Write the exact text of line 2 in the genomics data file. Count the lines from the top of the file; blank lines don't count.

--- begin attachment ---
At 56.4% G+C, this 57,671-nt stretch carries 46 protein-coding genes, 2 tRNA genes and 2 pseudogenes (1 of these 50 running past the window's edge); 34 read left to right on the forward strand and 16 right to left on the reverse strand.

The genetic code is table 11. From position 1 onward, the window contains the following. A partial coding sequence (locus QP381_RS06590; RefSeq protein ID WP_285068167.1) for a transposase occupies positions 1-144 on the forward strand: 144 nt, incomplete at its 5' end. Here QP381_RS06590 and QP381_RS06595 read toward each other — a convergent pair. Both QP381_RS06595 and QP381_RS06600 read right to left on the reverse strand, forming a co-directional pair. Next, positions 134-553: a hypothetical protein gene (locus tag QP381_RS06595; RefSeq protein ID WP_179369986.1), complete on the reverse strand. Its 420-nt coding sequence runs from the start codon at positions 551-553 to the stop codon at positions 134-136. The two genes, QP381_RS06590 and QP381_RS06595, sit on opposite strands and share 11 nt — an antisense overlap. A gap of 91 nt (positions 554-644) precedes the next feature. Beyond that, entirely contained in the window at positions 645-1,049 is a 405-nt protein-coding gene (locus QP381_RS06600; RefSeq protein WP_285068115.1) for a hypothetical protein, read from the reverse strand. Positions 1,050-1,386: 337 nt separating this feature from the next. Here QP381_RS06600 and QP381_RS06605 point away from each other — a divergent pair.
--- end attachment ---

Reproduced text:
The genetic code is table 11. From position 1 onward, the window contains the following. A partial coding sequence (locus QP381_RS06590; RefSeq protein ID WP_285068167.1) for a transposase occupies positions 1-144 on the forward strand: 144 nt, incomplete at its 5' end. Here QP381_RS06590 and QP381_RS06595 read toward each other — a convergent pair. Both QP381_RS06595 and QP381_RS06600 read right to left on the reverse strand, forming a co-directional pair. Next, positions 134-553: a hypothetical protein gene (locus tag QP381_RS06595; RefSeq protein ID WP_179369986.1), complete on the reverse strand. Its 420-nt coding sequence runs from the start codon at positions 551-553 to the stop codon at positions 134-136. The two genes, QP381_RS06590 and QP381_RS06595, sit on opposite strands and share 11 nt — an antisense overlap. A gap of 91 nt (positions 554-644) precedes the next feature. Beyond that, entirely contained in the window at positions 645-1,049 is a 405-nt protein-coding gene (locus QP381_RS06600; RefSeq protein WP_285068115.1) for a hypothetical protein, read from the reverse strand. Positions 1,050-1,386: 337 nt separating this feature from the next. Here QP381_RS06600 and QP381_RS06605 point away from each other — a divergent pair.